Paris 1913. Coco Chanel is infatuated with the rich and handsome Boy Capel, but she is also compelled by her work. Igor Stravinsky's The Rite of Spring is about to be performed. The ...
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Paris 1913. Coco Chanel is infatuated with the rich and handsome Boy Capel, but she is also compelled by her work. Igor Stravinsky's The Rite of Spring is about to be performed. The revolutionary dissonances of Igor's work parallel Coco's radical ideas. She wants to democratize women's fashion; he wants to redefine musical taste. Coco attends the scandalous first performance of The Rite in a chic white dress. The music and ballet are criticized as too modern, too foreign. Coco is moved but Igor is inconsolable. Paris 1920, Coco is newly wealthy and successful but grief-stricken after Boy's death in a car crash. Igor, following the Russian Revolution is now a penniless refugee living in exile in Paris. Coco is introduced to Igor by Diaghilev, impresario of the Ballets Russes. The attraction between them is instant and electric. Coco invites Igor along with his wife - now sick with consumption - together with his four children and a menagerie of birds to stay at her new villa, Bel ...Written by
In the opening scene in Chanel's apartment, the year is 1913. The record she is playing is the song, "You Made Me Love You." While the song was written in 1913, the version on her record player is the 1941 big band version by Harry James and Helen Forrest. See more »
Anyone who presumed that this film would be a follow-on from 'Coco before Chanel', Anne Fontaine's endearing, rags-to-riches depiction of Gabrielle 'Coco' Chanel, would be mistaken. This film is director Jan Kounen's attempt to portray Coco how she really was: a mean-spirited, conceited femme fatale.
Only the avant-garde artistry of Igor Stravinsky's music is enough to mollify Coco (Anna Mouglalis). The Russian composer's controversial work repels most for being too audacious and violent, but it entrances her, and after the Russian revolution leaves Igor and his family penniless, Coco invites them to live with her. Igor accepts and thus begins a cataclysmic affair.
What begins as a 'Remains of the Day'-type attraction – where Anthony Hopkins and Emma Thompson were at pains to disclose their true feelings for each other and could only do so through knowing glances – very quickly descends into a sex-crazed love affair rivalling the one in 'Last Tango in Paris'.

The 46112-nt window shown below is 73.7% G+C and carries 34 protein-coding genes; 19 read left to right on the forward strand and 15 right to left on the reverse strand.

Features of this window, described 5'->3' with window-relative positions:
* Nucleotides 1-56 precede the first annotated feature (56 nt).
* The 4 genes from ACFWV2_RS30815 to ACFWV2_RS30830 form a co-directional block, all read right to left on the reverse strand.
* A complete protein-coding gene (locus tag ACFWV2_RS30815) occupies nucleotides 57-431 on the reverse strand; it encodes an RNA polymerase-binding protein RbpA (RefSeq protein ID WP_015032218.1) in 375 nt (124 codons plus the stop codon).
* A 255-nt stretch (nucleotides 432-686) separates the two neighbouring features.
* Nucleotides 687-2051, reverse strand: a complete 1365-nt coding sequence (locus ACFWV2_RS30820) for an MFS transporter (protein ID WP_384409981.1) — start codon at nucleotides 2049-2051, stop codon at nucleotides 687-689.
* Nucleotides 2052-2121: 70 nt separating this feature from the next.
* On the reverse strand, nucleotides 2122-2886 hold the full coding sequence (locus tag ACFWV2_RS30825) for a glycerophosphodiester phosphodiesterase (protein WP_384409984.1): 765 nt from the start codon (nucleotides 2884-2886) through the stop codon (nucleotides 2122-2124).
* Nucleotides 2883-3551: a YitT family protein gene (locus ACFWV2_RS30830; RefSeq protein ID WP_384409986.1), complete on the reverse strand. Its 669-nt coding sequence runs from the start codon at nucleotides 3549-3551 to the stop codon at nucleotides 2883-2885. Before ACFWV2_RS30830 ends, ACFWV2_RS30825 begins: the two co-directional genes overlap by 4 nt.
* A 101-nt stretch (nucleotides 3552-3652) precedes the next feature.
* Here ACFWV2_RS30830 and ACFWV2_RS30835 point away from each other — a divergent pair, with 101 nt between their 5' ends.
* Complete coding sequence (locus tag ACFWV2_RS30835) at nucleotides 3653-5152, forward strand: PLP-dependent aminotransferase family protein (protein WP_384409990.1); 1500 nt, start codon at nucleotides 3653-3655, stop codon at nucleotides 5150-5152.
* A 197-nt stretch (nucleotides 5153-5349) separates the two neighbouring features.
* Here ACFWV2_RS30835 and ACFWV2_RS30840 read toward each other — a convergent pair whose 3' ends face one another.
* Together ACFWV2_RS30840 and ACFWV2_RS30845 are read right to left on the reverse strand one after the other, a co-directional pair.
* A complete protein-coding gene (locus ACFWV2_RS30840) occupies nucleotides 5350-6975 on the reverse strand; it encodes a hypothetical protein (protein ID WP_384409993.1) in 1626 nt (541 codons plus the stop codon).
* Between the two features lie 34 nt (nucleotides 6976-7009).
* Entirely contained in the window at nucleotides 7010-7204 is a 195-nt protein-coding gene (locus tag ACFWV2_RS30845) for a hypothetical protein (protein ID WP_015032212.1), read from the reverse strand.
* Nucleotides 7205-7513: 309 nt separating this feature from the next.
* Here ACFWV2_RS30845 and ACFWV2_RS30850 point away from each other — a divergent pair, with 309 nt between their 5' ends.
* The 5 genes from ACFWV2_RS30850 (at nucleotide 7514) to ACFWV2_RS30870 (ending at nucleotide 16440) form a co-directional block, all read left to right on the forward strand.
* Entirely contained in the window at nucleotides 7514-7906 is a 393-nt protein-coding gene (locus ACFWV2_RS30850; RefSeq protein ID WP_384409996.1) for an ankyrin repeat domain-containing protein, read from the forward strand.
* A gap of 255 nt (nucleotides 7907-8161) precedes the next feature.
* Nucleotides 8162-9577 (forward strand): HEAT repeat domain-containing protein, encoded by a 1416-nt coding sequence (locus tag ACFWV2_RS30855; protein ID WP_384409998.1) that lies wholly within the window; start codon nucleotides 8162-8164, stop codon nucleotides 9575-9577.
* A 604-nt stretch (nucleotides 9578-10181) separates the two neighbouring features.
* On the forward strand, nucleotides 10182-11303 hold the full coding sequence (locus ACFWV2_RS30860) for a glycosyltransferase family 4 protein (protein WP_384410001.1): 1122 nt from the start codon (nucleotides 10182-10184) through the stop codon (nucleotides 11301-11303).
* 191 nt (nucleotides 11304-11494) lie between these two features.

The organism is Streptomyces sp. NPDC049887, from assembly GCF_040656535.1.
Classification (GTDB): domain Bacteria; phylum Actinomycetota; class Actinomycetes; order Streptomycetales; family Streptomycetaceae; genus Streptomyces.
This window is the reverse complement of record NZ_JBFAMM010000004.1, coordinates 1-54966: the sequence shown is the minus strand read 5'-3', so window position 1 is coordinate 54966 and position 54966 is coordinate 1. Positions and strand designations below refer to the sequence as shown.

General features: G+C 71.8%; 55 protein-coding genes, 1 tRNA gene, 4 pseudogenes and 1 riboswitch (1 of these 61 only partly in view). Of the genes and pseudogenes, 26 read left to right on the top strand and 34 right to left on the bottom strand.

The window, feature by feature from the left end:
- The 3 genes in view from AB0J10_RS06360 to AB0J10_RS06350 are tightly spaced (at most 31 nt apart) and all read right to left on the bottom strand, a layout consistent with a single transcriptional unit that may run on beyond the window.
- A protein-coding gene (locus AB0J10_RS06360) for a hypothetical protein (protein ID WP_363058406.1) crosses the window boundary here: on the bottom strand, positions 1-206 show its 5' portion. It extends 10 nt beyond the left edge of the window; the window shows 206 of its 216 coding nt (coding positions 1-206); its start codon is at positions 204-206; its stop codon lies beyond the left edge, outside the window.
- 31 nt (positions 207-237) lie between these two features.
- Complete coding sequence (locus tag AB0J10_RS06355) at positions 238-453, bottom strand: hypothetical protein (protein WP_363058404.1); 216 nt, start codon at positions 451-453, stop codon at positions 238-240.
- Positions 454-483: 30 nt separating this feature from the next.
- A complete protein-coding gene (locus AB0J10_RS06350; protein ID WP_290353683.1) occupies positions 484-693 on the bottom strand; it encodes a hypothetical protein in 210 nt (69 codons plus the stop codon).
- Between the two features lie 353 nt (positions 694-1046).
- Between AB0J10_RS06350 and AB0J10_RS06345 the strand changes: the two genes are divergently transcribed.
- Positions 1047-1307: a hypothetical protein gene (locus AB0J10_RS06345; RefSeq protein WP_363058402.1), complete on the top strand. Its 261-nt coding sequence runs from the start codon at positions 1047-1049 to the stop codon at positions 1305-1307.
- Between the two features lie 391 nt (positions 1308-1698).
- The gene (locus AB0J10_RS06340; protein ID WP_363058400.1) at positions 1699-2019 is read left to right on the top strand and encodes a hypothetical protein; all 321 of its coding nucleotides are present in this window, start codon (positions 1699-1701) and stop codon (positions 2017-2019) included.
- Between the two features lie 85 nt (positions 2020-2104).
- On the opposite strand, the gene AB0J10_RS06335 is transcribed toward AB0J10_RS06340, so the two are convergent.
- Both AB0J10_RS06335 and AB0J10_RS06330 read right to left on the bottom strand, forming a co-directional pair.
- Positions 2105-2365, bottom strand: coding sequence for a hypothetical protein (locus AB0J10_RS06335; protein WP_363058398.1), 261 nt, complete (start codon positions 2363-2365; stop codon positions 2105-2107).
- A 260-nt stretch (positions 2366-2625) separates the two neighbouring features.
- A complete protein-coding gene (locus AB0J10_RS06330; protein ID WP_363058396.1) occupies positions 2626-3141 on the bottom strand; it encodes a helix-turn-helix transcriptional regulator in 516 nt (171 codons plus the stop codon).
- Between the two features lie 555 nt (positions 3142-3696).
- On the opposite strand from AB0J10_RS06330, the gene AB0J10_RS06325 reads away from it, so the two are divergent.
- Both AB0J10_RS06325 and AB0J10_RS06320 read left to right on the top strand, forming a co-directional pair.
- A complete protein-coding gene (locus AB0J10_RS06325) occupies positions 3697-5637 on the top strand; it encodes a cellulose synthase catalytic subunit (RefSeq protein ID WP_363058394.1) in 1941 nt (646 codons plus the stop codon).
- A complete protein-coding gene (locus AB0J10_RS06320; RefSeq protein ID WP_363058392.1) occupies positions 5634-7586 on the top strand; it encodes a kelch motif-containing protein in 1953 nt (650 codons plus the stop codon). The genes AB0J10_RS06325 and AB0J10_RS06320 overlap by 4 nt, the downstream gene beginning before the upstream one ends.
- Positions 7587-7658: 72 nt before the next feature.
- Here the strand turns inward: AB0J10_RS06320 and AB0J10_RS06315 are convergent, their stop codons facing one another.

A subject you can usually trust French filmmakers with, however, what's missing from the plentiful love scenes between the two is, frankly, love. In fact, their entire relationship is rather curious. It's redolent of the relationship a drug addict has with drugs: It's the feeling the substance gives that's sacrosanct, not the substance itself.
I was unmoved by what I believed should have been an intense performance for the part of Igor (Mads Mikkelsen). It is staid and lacklustre, interrupted by the occasional paroxysm when he is writing or playing music. The filming of Stravinsky's seminal piece, 'The Rite of Spring' in the grand Champs-Élysées theatre (as in actuality) is very impressive: the suspense, drama and sheer creepiness convince you that you are seeing the spectacle for real.
It may be reasonably assumed that Coco was purely a product of her insular background - provincial, orphaned, raised by nuns - but she is never worthy of pity. The only person who deserves this is Igor's wife, Katherine (Yelena Morozova). Her characterisation of a powerless woman who sees her husband slip away from her inch by inch is so full of pathos that it leaves you contemplating whether to buy a bottle of Chanel No. 5 ever again.
For all her brutality, though, there's a wonderfully dainty scene where she formulates her signature fragrance. As with everything else, she's very pernickety and it's only after playing Goldilocks that she arrives at the correct blend of the 80 ingredients.
Asked if she ever felt guilty for her deeds, Coco simply says 'No' unbearably cavalierly, which left me wondering: If she never had any humanity for herself, why should we have any for her?
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